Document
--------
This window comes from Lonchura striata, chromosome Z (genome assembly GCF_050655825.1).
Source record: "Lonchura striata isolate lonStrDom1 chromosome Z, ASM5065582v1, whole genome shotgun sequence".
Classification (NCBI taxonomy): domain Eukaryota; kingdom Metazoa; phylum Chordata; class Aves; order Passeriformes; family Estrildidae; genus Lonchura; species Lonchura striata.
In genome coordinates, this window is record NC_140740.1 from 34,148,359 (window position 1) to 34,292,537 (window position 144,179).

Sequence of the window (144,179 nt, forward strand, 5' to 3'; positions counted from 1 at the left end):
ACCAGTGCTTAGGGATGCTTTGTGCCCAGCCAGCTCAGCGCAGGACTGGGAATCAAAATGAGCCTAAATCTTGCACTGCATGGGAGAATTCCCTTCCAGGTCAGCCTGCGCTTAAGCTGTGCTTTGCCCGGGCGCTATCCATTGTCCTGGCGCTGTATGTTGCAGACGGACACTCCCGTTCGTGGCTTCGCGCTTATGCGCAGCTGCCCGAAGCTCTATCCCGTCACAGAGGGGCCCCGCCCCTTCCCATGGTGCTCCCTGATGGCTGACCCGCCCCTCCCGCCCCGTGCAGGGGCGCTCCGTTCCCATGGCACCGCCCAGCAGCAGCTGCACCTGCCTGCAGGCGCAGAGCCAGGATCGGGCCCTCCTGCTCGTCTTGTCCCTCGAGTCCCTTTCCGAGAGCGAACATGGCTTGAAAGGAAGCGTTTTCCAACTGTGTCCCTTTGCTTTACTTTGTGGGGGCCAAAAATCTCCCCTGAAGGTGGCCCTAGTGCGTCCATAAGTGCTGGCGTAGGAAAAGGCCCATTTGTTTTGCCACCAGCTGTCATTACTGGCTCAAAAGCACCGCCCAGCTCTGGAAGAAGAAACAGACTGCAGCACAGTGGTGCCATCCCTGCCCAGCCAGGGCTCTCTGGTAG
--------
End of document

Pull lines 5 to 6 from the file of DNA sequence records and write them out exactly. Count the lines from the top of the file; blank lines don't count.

Sequence of the window (144,179 nt, forward strand, 5' to 3'; positions counted from 1 at the left end):
ACCAGTGCTTAGGGATGCTTTGTGCCCAGCCAGCTCAGCGCAGGACTGGGAATCAAAATGAGCCTAAATCTTGCACTGCATGGGAGAATTCCCTTCCAGGTCAGCCTGCGCTTAAGCTGTGCTTTGCCCGGGCGCTATCCATTGTCCTGGCGCTGTATGTTGCAGACGGACACTCCCGTTCGTGGCTTCGCGCTTATGCGCAGCTGCCCGAAGCTCTATCCCGTCACAGAGGGGCCCCGCCCCTTCCCATGGTGCTCCCTGATGGCTGACCCGCCCCTCCCGCCCCGTGCAGGGGCGCTCCGTTCCCATGGCACCGCCCAGCAGCAGCTGCACCTGCCTGCAGGCGCAGAGCCAGGATCGGGCCCTCCTGCTCGTCTTGTCCCTCGAGTCCCTTTCCGAGAGCGAACATGGCTTGAAAGGAAGCGTTTTCCAACTGTGTCCCTTTGCTTTACTTTGTGGGGGCCAAAAATCTCCCCTGAAGGTGGCCCTAGTGCGTCCATAAGTGCTGGCGTAGGAAAAGGCCCATTTGTTTTGCCACCAGCTGTCATTACTGGCTCAAAAGCACCGCCCAGCTCTGGAAGAAGAAACAGACTGCAGCACAGTGGTGCCATCCCTGCCCAGCCAGGGCTCTCTGGTAG